The trial run of the Galleons Passage between Trinidad and Tobago was a success according to the National Infrastructure and Development Company (Nidco).
The inter-island ferry took four and a half hours to make the trip and spent some time at the docks in Scarborough before returning to Trinidad.
Social media was rife with comments and pictures of the ferry unable to connect with the ramp in Tobago and by 2 pm yesterday, the Ministry of Works and Transport tweeted that the crew was “currently in the process of exploring docking options and analysing all required logistics needed for a seamless operation when the vessel is commissioned into service”.
An hour later, Nidco sent a statement praising the run and saying that its objective was to determine the “duration of the journey” to Tobago.
“That is speeds, the overall quality of on-board experience, and to check some passenger safety features,” the release said.
“We also sought to determine the more suitable berthing option, since the vessel is equipped with both bow and stern ramps.”
The Nidco said that based on the trial run, the Galleons Passage will use its stern ramp in both islands.
The company also described all other checks as “highly successful”.
In a subsequent interview, Works and Transport Minister Rohan Sinanan reiterated that yesterday’s trial run was not about whether the ferry could berth in Tobago.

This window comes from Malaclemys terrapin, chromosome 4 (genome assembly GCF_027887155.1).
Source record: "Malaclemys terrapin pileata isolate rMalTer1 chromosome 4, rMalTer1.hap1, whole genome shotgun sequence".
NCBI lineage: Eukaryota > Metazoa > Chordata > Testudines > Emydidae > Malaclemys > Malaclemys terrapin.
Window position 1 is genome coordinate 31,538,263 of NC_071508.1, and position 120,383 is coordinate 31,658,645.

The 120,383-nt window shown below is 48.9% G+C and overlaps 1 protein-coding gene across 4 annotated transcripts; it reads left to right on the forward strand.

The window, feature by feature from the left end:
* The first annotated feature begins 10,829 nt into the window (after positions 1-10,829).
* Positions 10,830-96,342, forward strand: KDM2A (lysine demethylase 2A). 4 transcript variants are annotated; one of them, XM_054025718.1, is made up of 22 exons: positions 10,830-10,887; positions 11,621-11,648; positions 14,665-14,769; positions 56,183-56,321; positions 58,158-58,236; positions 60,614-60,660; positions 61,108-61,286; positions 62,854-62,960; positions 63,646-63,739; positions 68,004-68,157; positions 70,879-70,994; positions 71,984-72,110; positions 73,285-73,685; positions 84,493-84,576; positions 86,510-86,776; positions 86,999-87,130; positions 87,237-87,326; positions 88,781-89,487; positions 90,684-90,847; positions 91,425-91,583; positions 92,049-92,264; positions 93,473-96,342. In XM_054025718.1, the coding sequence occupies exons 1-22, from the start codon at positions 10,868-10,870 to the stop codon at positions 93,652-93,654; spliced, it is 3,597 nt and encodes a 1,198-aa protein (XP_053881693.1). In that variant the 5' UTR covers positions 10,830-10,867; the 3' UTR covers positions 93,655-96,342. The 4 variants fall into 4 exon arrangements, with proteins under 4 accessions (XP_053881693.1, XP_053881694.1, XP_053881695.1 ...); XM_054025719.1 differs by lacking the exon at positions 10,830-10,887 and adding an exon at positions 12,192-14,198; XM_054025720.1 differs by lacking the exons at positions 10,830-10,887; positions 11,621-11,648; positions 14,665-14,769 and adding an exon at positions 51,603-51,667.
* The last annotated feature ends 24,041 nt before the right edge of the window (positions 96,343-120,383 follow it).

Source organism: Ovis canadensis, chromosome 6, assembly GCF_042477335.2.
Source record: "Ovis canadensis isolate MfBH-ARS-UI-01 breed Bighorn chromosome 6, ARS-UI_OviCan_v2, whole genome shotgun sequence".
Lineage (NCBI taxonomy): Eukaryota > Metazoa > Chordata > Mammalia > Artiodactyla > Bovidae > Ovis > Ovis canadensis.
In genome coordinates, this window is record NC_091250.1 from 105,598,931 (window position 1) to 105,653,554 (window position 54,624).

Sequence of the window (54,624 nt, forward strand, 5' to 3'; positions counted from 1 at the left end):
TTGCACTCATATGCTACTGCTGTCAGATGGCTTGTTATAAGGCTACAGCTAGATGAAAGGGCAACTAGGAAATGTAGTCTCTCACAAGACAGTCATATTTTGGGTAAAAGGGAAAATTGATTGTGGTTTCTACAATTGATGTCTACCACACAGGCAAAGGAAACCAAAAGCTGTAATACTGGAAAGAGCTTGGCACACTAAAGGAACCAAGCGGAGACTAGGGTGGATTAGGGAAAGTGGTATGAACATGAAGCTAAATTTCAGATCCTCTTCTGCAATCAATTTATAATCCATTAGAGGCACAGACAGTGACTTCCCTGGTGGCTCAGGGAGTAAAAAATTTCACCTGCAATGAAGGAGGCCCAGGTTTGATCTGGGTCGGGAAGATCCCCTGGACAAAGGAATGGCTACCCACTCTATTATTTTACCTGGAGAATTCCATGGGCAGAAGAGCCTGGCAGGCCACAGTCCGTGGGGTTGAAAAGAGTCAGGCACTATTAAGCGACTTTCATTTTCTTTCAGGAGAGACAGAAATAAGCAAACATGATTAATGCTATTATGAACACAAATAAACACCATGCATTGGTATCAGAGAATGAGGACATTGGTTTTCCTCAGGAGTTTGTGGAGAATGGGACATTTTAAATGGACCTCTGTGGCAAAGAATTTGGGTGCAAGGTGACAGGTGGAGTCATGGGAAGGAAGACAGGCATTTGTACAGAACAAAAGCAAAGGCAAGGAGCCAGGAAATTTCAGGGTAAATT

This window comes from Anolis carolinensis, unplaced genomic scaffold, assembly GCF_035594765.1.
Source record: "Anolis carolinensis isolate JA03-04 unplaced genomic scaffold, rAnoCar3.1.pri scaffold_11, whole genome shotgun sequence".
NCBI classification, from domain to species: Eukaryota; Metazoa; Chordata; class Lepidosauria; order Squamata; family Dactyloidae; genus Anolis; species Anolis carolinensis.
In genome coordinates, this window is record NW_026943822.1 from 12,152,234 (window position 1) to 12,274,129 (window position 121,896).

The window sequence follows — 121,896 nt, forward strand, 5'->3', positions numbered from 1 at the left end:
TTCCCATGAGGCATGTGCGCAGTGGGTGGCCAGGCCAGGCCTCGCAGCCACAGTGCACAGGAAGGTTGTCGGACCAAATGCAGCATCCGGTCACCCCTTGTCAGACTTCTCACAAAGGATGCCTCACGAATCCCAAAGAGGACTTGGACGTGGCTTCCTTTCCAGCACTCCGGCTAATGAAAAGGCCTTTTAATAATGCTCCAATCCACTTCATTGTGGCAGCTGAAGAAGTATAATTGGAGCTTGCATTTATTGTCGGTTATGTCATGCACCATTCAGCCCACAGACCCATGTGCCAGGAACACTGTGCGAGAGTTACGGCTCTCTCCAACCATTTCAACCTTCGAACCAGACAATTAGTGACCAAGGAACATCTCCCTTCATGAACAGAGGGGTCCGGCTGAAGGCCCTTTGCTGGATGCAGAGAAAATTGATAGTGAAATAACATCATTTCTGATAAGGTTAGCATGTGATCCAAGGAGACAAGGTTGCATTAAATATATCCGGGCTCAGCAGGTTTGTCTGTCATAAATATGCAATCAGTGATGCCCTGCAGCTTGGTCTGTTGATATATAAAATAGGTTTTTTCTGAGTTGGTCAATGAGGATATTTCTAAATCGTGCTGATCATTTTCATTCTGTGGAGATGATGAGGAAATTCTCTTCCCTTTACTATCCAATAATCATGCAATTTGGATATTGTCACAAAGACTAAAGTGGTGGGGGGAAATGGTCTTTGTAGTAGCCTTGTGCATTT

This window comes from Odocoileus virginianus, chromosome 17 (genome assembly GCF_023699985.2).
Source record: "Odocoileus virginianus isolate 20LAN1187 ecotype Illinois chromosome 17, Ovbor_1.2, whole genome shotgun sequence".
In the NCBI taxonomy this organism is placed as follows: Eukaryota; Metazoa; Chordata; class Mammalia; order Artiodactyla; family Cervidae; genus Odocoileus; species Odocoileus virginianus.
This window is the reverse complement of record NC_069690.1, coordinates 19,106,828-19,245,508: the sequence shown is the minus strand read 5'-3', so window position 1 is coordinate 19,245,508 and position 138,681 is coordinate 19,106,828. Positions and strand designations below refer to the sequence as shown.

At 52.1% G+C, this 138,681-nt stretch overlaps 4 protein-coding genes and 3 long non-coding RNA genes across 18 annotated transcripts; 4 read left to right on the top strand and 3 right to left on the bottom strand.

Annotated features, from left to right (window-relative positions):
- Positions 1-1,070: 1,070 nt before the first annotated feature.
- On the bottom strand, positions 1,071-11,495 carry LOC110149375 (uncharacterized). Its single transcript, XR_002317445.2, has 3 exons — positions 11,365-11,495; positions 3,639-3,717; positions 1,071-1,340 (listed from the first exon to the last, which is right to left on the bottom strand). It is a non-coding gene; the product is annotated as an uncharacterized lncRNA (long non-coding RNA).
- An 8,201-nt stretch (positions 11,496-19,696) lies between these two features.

“We always knew that the ramp on the bow was going to be a challenge and they were just testing that today (yesterday),” Sinanan said. He said all of the previous ferries berthed by the stern and not the bow and the Galleons Passage was no different.
He said United National Congress (UNC) activist Devant Maharaj was busy on social media spreading rumours about the boat.
“Today was not about docking, it was about speed and safety,” he said. Kamla: It’s a piece of junk
But, Opposition leader Kamla Persad-Bissessar yesterday described the Galleon’s Passage as a piece of junk.
Speaking to reporters at her constituency office yesterday, Persad-Bissessar said the boat was of no use to the people of T&T.
Asked to comment on a report that the exit ramp on the boat was some 20 feet off the ground, so vehicles could not exit the ferry, Persad-Bissessar said, “People were anxious and excited to get a connection with the sea bridge but the boat cannot dock. Once again this shows the competence and mismanagement of the Rowley government and we are once again left without a sea bridge.
“We bought a boat that is junk and scrap iron. How could they buy a new boat and have it parked up at Staubles Bay? Now that it actually attempting to float it cannot dock.”
—with reporting by